How are sling forces affected by inclining a beam during a lift?
27 February 2023
When installing an inclined beam how do the sling forces change? Specialist technical contributor Keith Anderson considers the question.
I was recently asked a question relating to the installation of a long beam. The beam was to be lifted with one crane using a pair of slings and it had to be installed with one end lower than the other.
The intention was to lift it horizontally then touch down one end on its support before letting it rotate about that point as it was lowered further until the other end came to bear on its support.
The question was “what happens to the sling loads” when you do this. It is a reasonable question because you want to size the slings, lugs and hardware adequately.
I couldn’t immediately answer it so I had a think about it for a while.
First, as a base point, what are the sling tensions when the beam is initially lifted horizontally?
For this exercise, I have taken the centre of gravity (C of G) of the beam to be at the geometric centre of the beam and the two equal length suspension slings to be at 30° to the vertical, attached to lugs on the upper surface of the beam equidistantly about the C of G. The (high) support is shown to the left.
Initially, the vertical load to the crane R2 = W; the vertical load to each lug is 0.5W. The sling tensions are equal and are given by the following equation: T1 = T2 = 0.5W/cos θ
- How does this change as the beam is touched down on the support? (It is assumed that this point acts as a rocker only, with no horizontal load carrying ability). The hoist lines are kept vertical.
- As the beam is progressively lowered, the support starts to accept load and the beam rotates about that point. The point at which the slings meet (the crane hook) moves to the right and the line of action of R2 is no longer above the C of G.
- The load to the crane reduces slightly and the vertical reaction at the support increases by the same amount.
The crane load (vertical force) is shared unequally between the two lift lugs with Lug 2 seeing more and Lug 1 less. As Sling 2 becomes more vertical, its tension is more effective in providing vertical support to the beam.
In summary, as the beam tilts there are opposing effects, two that work to decrease the tension in Sling 2 and one that tends to increase it. Which effects are more dominant and how does it change as the tilt increases?
We can see how these opposing effects play out by modelling the forces mathematically. Results will, of course, be determined by input variables such as the weight, the length and depth of the beam, the sling lengths and the location of the lifting lugs.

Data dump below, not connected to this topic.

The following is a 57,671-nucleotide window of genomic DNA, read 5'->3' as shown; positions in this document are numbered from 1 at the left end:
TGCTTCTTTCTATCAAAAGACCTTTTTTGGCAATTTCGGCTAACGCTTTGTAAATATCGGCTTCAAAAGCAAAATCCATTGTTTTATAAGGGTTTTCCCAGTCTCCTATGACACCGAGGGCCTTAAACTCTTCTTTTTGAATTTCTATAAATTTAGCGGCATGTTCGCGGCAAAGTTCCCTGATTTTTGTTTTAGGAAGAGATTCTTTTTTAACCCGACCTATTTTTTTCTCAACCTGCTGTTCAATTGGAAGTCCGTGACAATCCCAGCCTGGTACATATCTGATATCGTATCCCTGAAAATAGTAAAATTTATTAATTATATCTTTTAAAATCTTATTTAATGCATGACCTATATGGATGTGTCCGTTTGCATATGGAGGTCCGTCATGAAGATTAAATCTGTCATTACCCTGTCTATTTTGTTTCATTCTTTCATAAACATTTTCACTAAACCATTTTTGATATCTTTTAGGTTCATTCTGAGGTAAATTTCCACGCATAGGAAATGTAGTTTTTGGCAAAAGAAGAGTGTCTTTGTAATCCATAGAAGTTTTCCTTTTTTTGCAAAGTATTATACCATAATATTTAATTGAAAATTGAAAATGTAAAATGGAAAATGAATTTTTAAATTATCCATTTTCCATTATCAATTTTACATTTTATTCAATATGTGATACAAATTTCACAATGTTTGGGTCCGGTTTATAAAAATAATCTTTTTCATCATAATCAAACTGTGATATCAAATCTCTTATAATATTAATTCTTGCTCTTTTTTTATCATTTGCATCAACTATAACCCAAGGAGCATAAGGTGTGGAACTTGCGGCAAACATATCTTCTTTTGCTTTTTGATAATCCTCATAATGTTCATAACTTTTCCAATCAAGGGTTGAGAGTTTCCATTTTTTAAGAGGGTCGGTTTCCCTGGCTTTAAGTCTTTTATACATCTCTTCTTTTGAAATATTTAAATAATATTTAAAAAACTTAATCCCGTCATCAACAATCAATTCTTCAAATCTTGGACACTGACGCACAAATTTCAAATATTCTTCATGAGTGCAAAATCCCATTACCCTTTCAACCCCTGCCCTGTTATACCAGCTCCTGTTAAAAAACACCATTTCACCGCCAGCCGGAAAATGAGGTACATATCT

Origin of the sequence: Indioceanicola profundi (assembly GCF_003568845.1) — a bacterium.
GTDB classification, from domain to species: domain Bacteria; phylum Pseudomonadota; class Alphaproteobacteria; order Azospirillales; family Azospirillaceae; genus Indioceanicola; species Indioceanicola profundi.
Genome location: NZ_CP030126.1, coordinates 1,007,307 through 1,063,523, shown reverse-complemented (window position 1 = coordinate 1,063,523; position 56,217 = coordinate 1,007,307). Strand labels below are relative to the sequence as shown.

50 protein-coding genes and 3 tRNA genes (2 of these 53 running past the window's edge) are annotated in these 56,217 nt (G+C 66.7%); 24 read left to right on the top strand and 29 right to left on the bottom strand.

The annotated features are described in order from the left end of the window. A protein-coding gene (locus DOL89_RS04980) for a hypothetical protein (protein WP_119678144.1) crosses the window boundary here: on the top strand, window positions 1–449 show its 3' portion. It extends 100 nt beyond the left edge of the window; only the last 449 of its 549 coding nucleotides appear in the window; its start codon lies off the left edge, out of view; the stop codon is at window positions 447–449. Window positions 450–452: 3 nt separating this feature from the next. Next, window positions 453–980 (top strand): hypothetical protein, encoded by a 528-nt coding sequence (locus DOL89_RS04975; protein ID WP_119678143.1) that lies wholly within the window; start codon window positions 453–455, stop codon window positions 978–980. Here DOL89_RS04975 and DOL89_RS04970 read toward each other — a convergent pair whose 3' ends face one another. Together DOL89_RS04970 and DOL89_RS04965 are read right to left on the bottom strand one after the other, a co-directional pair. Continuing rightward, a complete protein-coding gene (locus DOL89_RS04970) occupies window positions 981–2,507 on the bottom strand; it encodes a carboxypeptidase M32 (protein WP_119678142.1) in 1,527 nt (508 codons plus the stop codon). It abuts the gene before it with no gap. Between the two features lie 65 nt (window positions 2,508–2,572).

Playing about with the inputs should give a feel as to how it all works and yield trends that can inform us. So, how is the weight shared (vertically) between the crane and the support?
The reactions are in the inverse proportion of their horizontal distances from the C of G.
Analysis is easiest by looking at the force balance at the crane hook; the crane load is opposed by the sum of the vertical components of the sling tensions.
For equilibrium, the horizontal components of the sling tensions must be equal and opposite.
Substituting for T1 from Eq.5 in Eq.3 gives:
Drawing the arrangement at the angle of interest, X1, X2, θ1 and θ2 can be measured and, as the weight is known, all the variables are available to allow T2 to be calculated.
Example A: Assume a beam 20 metres long x 1.5 metres deep weighing 40 tonnes; C of G central with lugs equidistant about the C of G at 15 metre centres.
15 metre-long slings are to be used. When horizontal:
When inclined at a maximum of 10°, X1 = 9,978 mm, X2 = 2,386 mm, θ1 = 40° & θ2 = 20°. Inputting in Equations 1,2 & 8 yields:
T2 when horizontal was 0.5775 x 40 = 23.1t, so 24.0t, (diagram, right), represents a 3.75 % increase in tension in that sling over when the beam was horizontal.
The reduction in the load to the crane and the increased efficiency of Sling 2 is not quite enough to offset the increase in percentage of the crane load carried by Lug2.
Plotting the percentage increase in tension, left, for our example from 0 to 10° shows that the rate of increase in tension decreases as the inclination increases.
Effect of varying the geometry
So, we have seen with the geometry in the example, that there is a modest increase in tension in the “downhill” sling when the beam is tilted.
What happens if we use longer slings? (Using a spreadsheet makes it easy to change the inputs).
When longer slings are used, the point at which they meet – the hook block location – is higher relative to the beam. When the beam is tilted the line of action of the crane moves proportionally further to the right, resulting in more load on the support and less on the crane.
The RH sling is also more vertical. The net effect is that the RH sling tension is reduced and is in fact now slightly less than it was when the beam was horizontal.
In conclusion, the tension in the downhill sling is a function of the geometry of the beam and the way it is rigged.
Given typical proportions and sling lengths, when the beam is tilted, the tension may modestly increase from that when horizontal.
If longer slings are used; when tilted, the tension may be less. The shorter the slings, the greater the increase in tension.
If conducting this type of operation, it is recommended that you use the equations provided to calculate the tensions when inclined and size the slings, hardware and lugs accordingly.